Don't feel bad if you’re having a hard time keeping up.
We all feel that way.
It’s always been this way, I suppose. Flashback a few thousand years ago, and there was probably some old guy sitting in a cave by the fire, grousing about how easy the kids today have it running around with their fancy-pants bows and arrows. “In my day,” he probably muttered, “we had to take a good, old-fashioned club and get right in the saber-tooth tiger’s face to kill it!”
And it wasn’t too terribly long ago when we had old men, who’d been young men once staring down the guns at Gettysburg, trying to work their minds around the sight of a flying machine or a motion picture.
Both of my paternal grandparents could tell you exactly where they were and what they were doing the first time they saw an airplane in flight. And they lived to see men walk on the moon.
The problem most of us have today is that there’s so much change going in so many different areas that it’s hard to keep track of what’s going on. Let’s go back to the moon landing for a minute: I was born in 1966. So I pretty much grew up watching the Space Race in real time. I knew the names of the astronauts and what the upcoming missions were. Today, I can’t keep track of how many private and public space ventures are going on. You’ve got the Chinese trying to land on the moon, the Japanese just tested an orbital rocket, India will test a crew-capable orbiter later this year, Boeing hopes to fly its Starliner space capsule by year’s end, Amazon CEO Jeff Bezo’s Blue Origin Space Tourist ship has completed initial testing, and Tesla CEO Elon Musk is seriously eying an eventual manned Mars mission with his SpaceX program.
Say what you will about Musk – to me, he always looks like he should be sitting in a high-tech volcano headquarters, petting a cat and telling 007 how he’s going to die – but he is an absolute genius. And along with Bezos and a handful of other visionaries, he’s out to change our world, whether you like it or not. He’s already changed the face of the electric car industry with his Tesla sedans. And he’s even looking at radical new ways to tackle age-old technologies like tunnels. One of his biggest projects has the potential to change the way we move people and goods forever.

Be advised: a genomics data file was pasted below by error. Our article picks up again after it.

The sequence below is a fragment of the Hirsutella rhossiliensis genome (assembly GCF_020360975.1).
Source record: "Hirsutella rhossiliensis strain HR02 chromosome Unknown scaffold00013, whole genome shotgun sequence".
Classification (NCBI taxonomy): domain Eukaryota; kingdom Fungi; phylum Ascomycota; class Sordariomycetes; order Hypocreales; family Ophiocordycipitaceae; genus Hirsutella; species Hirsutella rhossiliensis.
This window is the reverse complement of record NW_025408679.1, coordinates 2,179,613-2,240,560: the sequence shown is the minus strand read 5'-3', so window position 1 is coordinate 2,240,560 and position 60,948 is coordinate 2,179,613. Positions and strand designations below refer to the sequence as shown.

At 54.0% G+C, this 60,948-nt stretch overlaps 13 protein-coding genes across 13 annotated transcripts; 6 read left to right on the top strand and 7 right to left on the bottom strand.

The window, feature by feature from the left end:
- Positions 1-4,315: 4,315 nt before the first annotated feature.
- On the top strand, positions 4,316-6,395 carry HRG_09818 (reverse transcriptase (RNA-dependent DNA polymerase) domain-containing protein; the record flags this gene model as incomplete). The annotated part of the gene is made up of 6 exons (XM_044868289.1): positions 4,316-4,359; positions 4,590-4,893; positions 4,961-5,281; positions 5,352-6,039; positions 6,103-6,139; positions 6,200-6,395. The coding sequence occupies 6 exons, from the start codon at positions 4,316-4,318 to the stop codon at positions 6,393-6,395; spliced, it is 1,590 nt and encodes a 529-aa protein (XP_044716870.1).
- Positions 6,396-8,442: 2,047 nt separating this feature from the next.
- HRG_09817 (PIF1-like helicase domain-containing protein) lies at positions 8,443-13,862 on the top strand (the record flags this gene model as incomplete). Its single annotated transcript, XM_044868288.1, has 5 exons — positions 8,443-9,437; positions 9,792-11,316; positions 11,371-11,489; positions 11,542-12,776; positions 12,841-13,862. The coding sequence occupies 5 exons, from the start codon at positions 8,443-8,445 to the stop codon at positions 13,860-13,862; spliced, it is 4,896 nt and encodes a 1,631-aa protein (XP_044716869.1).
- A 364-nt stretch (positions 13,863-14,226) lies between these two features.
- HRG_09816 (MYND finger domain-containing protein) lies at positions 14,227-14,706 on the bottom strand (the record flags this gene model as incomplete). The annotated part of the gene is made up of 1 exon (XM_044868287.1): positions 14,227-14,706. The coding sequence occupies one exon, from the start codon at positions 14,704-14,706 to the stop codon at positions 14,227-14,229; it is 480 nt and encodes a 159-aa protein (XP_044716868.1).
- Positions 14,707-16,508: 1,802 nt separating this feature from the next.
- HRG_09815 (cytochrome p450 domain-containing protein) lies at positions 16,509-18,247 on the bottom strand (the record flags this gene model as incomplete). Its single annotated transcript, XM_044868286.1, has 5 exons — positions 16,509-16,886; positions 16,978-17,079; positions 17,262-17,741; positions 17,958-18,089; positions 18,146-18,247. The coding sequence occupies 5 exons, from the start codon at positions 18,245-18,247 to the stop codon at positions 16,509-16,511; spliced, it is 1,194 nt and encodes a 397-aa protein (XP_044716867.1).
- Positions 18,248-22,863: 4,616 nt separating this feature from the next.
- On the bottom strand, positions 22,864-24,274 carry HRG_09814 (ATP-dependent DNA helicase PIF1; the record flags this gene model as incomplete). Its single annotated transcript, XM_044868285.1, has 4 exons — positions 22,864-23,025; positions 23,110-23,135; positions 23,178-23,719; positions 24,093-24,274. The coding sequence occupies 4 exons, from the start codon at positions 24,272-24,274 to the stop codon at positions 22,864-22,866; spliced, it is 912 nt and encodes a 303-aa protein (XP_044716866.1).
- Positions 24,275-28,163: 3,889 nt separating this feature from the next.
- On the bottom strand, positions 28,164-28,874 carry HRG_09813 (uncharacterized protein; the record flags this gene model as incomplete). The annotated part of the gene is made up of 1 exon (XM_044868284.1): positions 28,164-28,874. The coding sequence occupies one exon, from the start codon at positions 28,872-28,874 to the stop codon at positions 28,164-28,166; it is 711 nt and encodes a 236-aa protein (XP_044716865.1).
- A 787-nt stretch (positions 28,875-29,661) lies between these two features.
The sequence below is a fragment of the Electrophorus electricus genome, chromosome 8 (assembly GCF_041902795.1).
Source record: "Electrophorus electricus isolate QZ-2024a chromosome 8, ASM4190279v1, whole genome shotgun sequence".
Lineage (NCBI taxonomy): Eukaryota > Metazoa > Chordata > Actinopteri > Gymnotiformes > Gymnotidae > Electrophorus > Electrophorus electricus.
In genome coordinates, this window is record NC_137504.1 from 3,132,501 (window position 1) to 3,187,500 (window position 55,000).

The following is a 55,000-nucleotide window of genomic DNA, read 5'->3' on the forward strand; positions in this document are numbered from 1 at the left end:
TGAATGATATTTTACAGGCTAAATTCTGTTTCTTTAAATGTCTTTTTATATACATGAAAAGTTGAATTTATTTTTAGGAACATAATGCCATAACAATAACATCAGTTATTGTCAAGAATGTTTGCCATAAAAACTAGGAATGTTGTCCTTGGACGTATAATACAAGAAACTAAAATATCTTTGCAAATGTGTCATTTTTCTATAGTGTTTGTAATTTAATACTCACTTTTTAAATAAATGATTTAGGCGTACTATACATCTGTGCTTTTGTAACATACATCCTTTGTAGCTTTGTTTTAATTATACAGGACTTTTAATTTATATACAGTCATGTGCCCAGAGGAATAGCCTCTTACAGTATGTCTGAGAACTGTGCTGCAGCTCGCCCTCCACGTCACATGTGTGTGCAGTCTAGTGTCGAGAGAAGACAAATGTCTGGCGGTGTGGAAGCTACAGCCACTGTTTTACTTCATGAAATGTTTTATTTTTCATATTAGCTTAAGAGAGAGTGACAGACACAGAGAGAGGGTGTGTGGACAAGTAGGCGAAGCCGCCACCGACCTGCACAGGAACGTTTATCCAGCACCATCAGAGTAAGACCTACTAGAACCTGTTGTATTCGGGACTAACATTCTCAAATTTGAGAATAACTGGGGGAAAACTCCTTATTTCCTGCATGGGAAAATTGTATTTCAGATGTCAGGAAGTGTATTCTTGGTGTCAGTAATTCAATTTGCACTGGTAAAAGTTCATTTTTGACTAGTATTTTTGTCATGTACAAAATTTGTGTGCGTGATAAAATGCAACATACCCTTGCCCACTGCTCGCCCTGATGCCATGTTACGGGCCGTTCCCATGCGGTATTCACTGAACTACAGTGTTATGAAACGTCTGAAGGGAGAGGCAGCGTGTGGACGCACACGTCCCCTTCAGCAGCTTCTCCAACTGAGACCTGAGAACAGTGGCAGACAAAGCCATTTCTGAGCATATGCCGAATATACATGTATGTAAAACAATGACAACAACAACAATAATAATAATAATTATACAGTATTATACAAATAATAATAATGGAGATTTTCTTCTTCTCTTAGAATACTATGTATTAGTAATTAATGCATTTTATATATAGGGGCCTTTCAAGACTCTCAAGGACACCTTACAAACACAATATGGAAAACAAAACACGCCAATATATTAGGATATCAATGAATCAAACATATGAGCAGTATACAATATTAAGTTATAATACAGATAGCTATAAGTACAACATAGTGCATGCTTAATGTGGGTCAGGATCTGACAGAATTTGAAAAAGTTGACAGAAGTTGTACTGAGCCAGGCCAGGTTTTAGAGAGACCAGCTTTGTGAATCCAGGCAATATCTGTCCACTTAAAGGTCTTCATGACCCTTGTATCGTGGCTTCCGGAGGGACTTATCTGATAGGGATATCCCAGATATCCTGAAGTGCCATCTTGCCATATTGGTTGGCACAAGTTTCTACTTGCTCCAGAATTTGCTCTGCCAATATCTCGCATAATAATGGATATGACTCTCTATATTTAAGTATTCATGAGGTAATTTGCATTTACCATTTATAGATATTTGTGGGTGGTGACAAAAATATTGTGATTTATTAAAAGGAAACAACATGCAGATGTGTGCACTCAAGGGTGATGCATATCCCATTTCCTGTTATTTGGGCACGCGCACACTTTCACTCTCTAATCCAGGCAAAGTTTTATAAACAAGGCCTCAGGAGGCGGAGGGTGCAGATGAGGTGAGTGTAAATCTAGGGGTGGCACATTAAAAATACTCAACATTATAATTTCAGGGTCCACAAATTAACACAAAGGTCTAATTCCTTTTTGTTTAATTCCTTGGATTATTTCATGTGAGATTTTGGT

It’s called the Hyperloop, and it sounds like something straight out of science fiction: Passenger and cargo pods that resemble a train (sort of) but are levitated and travel inside a closed tube in a vacuum environment. Musk’s program, called Hyperloop1, has a test loop set up in the desert outside of Las Vegas and will begin initial testing very soon. Musk expects pods in the test loop to reach near-supersonic speeds during the first test phase. In theory, speeds of up to 800 mph are possible in hyperloop travel.
There are problems with this method of travel, of course. Ask any fighter pilot about G-forces at those speeds. And travel in anything other than a straight line is problematic, for similar reasons.
Still, there are several test loops up and running now with more coming. And while we may never see hyperloop tubes connecting New York and Tokyo, it’s safe to assume that something new will emerge from all this research and work. And whatever that something is will probably have an impact on how freight is moved at some point.
The hyperloop is a timely reminder that there are grand projects underway all over the world today. And a great many of them involve freight logistics in one way or another. Laugh or sneer all you want to. But these projects will eventually bring change to your business in one way or another. And those changes will likely happen far faster than most people today anticipate.
So what can you do? Not much, at the moment admittedly. It’s pretty hard to get a step or two ahead of a guy like Elon Musk. That said, staying informed and simply adopting a mindset of embracing change – or at least giving it a fair hearing – when it comes, can put you several steps ahead of most people today. Including many of your competitors.